Cloud computing on the horizon

Cloud computing on the horizon
Huawei country chief sees huge potential in Bangladesh
Star Business Report

Bangladesh can become a thriving market for ‘cloud computing’ in the next five years, mainly driven by an upcoming need of e-education for school students in the rural areas, said a top representative of global hi-tech giant Huawei recently.

The internet-based shared computing system, which is the latest buzzword in the global IT industry, can come to bridge the digital divide in the education sector and even change the landscape of the current telecom market, the official said.

In an interview with The Daily Star, Wonder Wang, the country head of the Chinese technology giant in Bangladesh, said he sees good potential for cloud computing in the Bangladeshi market because of its resource sharing capability.

“Despite a new concept, the idea has become all the rage in the global ICT market, as it allows people to share resources based on the distributed computing system,” Wang says.

Cloud computing is location-independent computing, whereby shared servers provide resources, software, and data to computers and other devices on demand, as with the electricity grid. Cloud computing is a natural evolution of the widespread adoption of virtualisation, service-oriented architecture and utility computing.

“Globally, the size of the cloud computing market is expected to reach $130 billion in next two to three years and it can start to have the same kind of impact in Bangladeshi context within half a decade.”

The Huawei country head’s view came just weeks after the Shenzhen-based telecom giant unveiled its cloud computing strategy for the global market to leverage efficiency for its client data centre as well as computing and storage resource sharing.

“Our ongoing research regarding the Bangladeshi market shows that education is one area where cloud computing can have the best potential in the local context given the significant gap in educational standards in the rural and urban segments,” Wang says.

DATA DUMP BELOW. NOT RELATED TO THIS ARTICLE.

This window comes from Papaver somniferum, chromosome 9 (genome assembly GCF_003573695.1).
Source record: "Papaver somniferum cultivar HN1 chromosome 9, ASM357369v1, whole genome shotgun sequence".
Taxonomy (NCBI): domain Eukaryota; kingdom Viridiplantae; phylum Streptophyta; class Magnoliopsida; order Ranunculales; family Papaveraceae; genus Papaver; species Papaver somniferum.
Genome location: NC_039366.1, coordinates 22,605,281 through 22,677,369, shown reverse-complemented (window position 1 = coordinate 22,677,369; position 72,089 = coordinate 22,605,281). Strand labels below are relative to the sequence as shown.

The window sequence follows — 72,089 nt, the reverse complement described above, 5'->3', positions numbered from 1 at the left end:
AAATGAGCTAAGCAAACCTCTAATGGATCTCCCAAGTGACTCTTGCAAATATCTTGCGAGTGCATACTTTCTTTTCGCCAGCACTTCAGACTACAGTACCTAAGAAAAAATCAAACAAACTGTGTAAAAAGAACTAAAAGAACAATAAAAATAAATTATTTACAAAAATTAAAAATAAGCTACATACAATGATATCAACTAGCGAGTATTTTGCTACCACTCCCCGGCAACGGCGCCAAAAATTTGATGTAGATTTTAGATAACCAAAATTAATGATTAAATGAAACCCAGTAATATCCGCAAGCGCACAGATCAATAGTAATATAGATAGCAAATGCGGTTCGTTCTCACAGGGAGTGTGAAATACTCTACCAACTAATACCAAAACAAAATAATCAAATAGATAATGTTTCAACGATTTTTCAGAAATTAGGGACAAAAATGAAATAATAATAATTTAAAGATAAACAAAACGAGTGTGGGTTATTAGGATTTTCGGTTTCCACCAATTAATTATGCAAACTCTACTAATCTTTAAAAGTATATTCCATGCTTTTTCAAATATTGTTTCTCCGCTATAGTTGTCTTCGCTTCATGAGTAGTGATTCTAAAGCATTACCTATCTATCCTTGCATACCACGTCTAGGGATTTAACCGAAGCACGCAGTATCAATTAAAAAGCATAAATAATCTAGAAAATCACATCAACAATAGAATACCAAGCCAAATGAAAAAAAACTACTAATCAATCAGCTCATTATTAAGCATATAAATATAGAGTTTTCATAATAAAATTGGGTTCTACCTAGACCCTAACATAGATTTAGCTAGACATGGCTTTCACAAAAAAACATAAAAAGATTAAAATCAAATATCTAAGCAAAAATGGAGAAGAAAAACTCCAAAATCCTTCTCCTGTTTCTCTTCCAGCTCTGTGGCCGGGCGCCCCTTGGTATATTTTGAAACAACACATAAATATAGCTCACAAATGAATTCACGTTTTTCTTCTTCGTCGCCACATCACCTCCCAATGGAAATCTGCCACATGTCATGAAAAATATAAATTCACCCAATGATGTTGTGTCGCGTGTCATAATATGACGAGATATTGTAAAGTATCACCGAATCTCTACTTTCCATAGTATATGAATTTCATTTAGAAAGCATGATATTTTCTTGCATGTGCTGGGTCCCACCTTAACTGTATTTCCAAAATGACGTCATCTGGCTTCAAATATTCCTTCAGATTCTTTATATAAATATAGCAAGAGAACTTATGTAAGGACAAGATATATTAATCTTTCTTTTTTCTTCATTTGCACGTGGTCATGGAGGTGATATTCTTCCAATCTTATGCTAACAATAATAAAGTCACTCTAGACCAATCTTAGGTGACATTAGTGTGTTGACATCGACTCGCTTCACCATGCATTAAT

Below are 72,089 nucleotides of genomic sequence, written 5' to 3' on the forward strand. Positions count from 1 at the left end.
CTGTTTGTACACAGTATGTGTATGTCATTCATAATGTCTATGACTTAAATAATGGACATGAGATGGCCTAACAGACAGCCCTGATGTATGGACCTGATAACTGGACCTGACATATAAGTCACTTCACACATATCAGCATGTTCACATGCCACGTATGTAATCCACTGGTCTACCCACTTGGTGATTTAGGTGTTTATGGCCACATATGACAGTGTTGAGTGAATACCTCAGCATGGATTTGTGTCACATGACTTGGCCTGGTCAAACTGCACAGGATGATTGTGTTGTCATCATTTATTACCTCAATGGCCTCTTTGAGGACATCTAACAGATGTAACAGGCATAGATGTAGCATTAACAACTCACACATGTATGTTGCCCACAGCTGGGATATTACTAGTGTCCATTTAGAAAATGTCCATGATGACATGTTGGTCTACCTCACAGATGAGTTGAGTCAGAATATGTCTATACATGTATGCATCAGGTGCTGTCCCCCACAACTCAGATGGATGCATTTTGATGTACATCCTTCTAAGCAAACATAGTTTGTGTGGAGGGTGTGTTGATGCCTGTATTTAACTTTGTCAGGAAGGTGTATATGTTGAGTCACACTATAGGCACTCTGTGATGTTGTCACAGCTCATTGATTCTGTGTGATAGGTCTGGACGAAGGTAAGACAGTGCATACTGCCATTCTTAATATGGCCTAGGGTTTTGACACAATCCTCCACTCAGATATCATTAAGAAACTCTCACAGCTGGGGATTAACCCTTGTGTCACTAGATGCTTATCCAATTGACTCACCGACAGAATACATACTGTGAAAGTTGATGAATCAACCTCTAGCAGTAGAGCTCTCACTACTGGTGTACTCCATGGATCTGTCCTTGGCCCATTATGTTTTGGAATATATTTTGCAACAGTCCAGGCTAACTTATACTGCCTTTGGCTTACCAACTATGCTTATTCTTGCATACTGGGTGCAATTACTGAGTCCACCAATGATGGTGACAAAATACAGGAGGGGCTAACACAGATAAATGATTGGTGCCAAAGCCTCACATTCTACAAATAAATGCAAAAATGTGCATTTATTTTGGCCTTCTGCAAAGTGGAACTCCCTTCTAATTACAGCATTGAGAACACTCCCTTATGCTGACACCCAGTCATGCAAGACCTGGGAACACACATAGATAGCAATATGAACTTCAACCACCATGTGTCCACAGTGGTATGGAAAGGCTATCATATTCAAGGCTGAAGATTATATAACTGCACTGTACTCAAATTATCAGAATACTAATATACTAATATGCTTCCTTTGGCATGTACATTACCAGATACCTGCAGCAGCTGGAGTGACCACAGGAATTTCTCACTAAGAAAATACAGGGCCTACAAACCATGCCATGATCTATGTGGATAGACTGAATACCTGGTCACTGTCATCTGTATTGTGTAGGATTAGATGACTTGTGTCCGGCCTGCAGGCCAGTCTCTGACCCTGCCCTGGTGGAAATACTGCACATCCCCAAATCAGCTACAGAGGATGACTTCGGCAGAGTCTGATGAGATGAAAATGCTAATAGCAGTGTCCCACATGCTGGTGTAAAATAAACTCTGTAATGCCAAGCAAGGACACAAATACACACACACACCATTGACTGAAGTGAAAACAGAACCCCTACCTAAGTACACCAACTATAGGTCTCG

Cloud computing against this backdrop can bridge the digital divide in education as it would enable the students to access the same kind of educational resources through the latest and most convenient internet-based computing system.

In a cloud computing system, people pay only for what they use and there is no upfront cost of buying servers. At the same time, no physical proximity is needed as internet connection provides access to everything.

In such a system, it is also cheaper to create space for backing up data as data is on virtual server. Also, many people will be using the same cloud, meaning that the pooling demand will make it easy to cut prices and maximise server efficiency.

The concept of cloud computing has already made the way for a new category of computers called the netbook, which typically weigh less than three pounds with no CD drives and a low double-digit gigabyte hard drive or solid state drive, and can give the average computer user the same functionality as a standard desktop, by using the cloud.

“Access any information you want from anywhere at anytime — this is how we can define the utilities of cloud computing where IT-related capabilities are provided as a service as it allows the users to access technology-enabled services from the internet style of computing,” Wang says.

Globally, cloud computing has already been hailed for avoiding capital expenditure on hardware, software, and services, while the idea is also becoming increasingly associated with small and medium enterprises (SMEs) that cannot afford the large capital expenditure of traditional IT.

Apart from education, cloud computing can also have significant impact in leveraging the potential of e-governance, e-commerce and e-banking, the Huawei top official says.

“Nevertheless, it would require strong transmission backbone and bandwidth to make this revolution happen while the government policy must also be friendly,” he says.

“Above all, the perception of people about what cloud computing means has to be precise,” says Wang, whose company has been in the Bangladesh market for the last 13 years.

The world’s second biggest mobile telecom equipment maker currently claims to have a 40 percent share of the local network infrastructure market.

“The biggest advantage of the Bangladeshi market is its huge population where the demand for telecommunication need is always increasing,” says Wang, “while the high SIM tax and low ARPU also make this market a challenging one.”

If the licence renewal expenses and 3G licensing fees remain rational, the path towards 3G would not be costly or complicated, the official says.

The company also plans to invest significantly in providing environment-friendly green technology solutions, its chief in Bangladesh says.


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